Hierarchically Porous Nanosized Red Phosphorus with Enhanced Photo-Oxidation and Photo-Reduction Activities

Yu-Hua MA AINIWA·Munire En-Quan ZHU Zhi SU

Citation:  MA Yu-Hua, AINIWA·Munire, ZHU En-Quan, SU Zhi. Hierarchically Porous Nanosized Red Phosphorus with Enhanced Photo-Oxidation and Photo-Reduction Activities[J]. Chinese Journal of Inorganic Chemistry, 2020, 36(5): 949-957. doi: 10.11862/CJIC.2020.106 shu

增强多孔纳米红磷的光氧化和光还原性能

    通讯作者: 马玉花, 15199141253@163.com
    粟智, suzhixj@sina.com
  • 基金项目:

    新疆维吾尔自治区自然科学基金 2019D01B36

    新疆师范大学“十三五”校级重点学科招标课题 17SDK0802

    新疆维吾尔自治区自然科学基金(No.2019D01B36,2019D01A69)、国家自然科学基金(No.21862022,51968072)、自治区高校科研计划项目(No.XJEDU2018Y030)、自治区“百名青年博士引进计划”天池博士项目(No.BS2017002)、新疆师范大学博士启动项目(No.XJNUB1907)和新疆师范大学“十三五”校级重点学科招标课题(No.17SDK0802)资助

    新疆维吾尔自治区自然科学基金 2019D01A69

    国家自然科学基金 21862022

    自治区“百名青年博士引进计划”天池博士项目 XJEDU2018Y030

    自治区高校科研计划项目 XJEDU2018Y030

    国家自然科学基金 51968072

    新疆师范大学博士启动项目 XJNUB1907

摘要: 通过水热法获得了多孔纳米结构的红磷,其中水热处理24 h所得的红磷(H-RP24h)具有最高的光催化活性,光氧化罗丹明B(RhB)和光还原Cr(Ⅵ)的速率常数分别是9.2×10-2和3.4×10-2 min-1,是商业红磷的23和26倍。进一步研究发现水热处理减小了红磷的尺寸、增强了光响应、提高了光生电子和空穴(h+)的分离,从而提高了它的光催化活性。通过自由基捕获实验发现在光降解反应过程中起主要作用的活性物种是h+和超氧自由基。

English

  • Semiconductor photocatalysis has been extensively investigated for potential applications in oxidation of organic pollutants[1-7], reduction of heavy metal ions[8-11], and bacterial inactivation[12-14]. During the past few decades, scholars have engaged in the preparation of metal oxide[15-17] and sulfide[18-20] photocatalysts, and various strategies have been taken successively to improve their photocatalytic activity. Nonetheless, above photocatalysts are difficult to apply to practical requests on account of their remarkable cost, complicated preparation process, and easy release of toxic metal ions, et al. Thus, designing efficient, cheap, controllable, and nontoxic photocatalyst has been a hot topic in photocatalysis[21-23]. Recently, nonmetal elemental semiconductors, such as red phosphorus (RP)[24], boron[25], silicon[26], selenium[27], and sulfur[28], have been used to gradually replace conventional photocatalysts because of their special superiority, such as extensive visible-light absorption ability, low price, and common use. RP is a stable semiconductor with a forbidden band width of 1.7 eV and a light absorption range covering almost the entire visible region[29]. It also possesses a suitable conduction band potential (CB) and valence band potential (VB), so it can be used as a potential supreme semiconductor photocatalyst[30-32]. Nevertheless, RP has limited photo-catalytic performance due to its low efficiency of photogenerated electrons (e-) and holes (h+) separation and transfer, and small specific surface area, et al. Therefore, a feasible method should be developed to spread the e- and h+ separation and mobility of RP photocatalysts with nanosized structure.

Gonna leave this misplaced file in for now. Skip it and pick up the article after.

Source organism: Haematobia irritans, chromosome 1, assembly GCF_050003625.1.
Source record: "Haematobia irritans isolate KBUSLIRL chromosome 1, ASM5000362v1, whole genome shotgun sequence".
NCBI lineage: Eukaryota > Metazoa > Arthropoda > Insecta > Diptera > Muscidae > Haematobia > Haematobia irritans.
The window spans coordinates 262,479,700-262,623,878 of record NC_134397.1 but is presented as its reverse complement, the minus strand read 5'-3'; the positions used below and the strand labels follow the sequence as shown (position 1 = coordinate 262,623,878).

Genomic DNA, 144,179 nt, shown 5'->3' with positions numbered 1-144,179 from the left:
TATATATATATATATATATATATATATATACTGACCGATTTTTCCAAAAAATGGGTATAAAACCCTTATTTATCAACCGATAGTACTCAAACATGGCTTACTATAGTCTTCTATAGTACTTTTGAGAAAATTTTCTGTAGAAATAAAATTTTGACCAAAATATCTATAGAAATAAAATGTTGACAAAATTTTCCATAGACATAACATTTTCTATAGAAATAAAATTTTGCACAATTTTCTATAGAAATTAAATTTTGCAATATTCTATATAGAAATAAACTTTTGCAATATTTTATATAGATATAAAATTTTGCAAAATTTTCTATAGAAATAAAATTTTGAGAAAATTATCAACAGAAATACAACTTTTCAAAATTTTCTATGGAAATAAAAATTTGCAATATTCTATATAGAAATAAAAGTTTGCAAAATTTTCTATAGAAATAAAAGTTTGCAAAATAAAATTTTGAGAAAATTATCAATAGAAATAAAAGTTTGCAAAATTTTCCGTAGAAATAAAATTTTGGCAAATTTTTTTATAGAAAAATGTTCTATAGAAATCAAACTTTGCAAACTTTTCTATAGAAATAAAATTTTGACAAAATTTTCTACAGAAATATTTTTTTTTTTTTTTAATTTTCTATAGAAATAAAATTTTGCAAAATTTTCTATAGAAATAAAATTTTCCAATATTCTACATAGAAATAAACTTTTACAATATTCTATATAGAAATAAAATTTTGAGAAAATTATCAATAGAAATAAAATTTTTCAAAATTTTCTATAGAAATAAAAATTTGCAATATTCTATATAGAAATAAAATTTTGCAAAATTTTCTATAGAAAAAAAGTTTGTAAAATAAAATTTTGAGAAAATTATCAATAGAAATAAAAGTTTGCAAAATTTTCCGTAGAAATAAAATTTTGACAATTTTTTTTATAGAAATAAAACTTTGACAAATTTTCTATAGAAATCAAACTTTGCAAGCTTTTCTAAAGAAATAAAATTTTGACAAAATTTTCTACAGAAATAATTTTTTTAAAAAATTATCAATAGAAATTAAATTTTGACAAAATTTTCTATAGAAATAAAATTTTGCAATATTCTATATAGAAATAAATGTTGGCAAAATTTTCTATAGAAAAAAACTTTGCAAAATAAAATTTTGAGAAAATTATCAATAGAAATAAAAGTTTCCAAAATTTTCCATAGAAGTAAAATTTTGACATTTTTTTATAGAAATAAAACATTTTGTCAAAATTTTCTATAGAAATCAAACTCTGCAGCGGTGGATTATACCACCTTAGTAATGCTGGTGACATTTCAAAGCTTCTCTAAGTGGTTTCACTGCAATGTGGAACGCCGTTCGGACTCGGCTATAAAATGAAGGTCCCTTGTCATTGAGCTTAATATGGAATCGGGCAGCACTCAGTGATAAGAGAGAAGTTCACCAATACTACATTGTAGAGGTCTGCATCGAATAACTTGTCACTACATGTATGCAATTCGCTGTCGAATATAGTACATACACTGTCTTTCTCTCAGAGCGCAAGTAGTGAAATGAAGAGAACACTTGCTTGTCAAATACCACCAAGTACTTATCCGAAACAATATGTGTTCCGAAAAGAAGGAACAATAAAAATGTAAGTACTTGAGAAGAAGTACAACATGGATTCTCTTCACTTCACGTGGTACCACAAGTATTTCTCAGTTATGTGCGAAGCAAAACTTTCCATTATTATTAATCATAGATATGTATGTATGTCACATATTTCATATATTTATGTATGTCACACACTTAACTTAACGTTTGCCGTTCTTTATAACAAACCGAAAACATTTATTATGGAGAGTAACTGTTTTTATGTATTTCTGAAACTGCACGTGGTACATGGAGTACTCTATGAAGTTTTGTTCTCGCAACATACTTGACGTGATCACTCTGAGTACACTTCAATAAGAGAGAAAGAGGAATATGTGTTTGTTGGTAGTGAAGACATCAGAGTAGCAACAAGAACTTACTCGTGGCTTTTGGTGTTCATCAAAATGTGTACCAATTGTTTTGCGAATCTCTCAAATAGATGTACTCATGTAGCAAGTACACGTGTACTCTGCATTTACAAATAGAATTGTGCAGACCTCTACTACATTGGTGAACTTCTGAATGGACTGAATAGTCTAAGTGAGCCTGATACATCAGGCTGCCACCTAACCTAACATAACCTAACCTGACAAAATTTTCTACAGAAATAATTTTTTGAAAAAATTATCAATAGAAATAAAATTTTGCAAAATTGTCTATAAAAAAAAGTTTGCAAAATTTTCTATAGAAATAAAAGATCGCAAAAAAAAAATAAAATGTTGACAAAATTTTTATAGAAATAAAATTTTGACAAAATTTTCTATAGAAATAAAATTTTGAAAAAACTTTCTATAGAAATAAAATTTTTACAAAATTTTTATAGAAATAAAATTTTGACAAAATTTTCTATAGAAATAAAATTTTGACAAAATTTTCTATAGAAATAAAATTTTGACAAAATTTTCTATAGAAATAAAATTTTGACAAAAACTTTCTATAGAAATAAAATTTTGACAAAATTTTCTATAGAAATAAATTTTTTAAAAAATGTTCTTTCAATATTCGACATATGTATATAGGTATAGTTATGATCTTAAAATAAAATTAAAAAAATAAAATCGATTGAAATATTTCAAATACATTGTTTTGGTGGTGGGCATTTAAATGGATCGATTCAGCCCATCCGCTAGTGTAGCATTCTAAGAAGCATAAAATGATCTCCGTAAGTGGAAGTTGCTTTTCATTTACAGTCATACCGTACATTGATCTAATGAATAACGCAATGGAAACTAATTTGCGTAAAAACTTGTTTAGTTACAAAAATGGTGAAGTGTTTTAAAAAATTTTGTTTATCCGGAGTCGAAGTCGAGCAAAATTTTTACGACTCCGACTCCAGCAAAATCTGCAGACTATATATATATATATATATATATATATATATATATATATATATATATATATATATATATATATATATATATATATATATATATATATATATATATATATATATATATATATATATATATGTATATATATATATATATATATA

Several studies have improved the separation and shifted of photogenerated e- and h+ by combining RP with other semiconductor photocatalysts. For example, black phosphorus/RP (BP/RP) heterojunction was fabricated through mechanical milling. The conduction band potential of this BP/RP composite photocatalyst is more negative than that of BP, causing photoexcited e- migrate from CB of RP to CB of BP, so that a large number of photogenerated h+ remain in the VB position to participate in photodegradation of rhodamine B (RhB) dye[5]. Hereafter, YPO4, CdS, Ni(OH)2, g-C3N4, and graphene were employed to hinder the recombina-tion of photogenerated e- and h+ by recombining with RP, thereby improving the photocatalytic efficiency of RP[30, 33-36]. However, the limited surface area of RP also negatively affected its application. Rough surface RP was achieved through Co2+-assisted hydrothermal method, and its Brunauer-Emmett-Teller method (BET) surface area is 18 m2·g-1, which is higher than RP (15 m2·g-1), but still lower than most nanosized photocatalysts, resulting in fewer reactive sites[37]. Therefore, milling and hydrothermal combined ultrasonic methods have been used to enhance the BET surface area of RP, and top out at 21 m2·g-1. Thus far, the development of RP-based photocatalysts with large specific surface area and high activity, and exploring their potential applications still remain great challenging.

    In this study, the graded porous nanosized RP photocatalyst was obtained from the commercial RP (C-RP) by hydrothermal treatment, then were chara-cterized, and the effect of hydrothermal treatment time on the photocatalytic activity of RP was evaluated by oxidizing RhB and reducing Cr(Ⅵ) under visible-light irradiation. Compared with C-RP, the hydrothermally treated RP (H-RP) exhibited enhanced photocatalytic performance, and the enhanced potential mechanisms were expounded.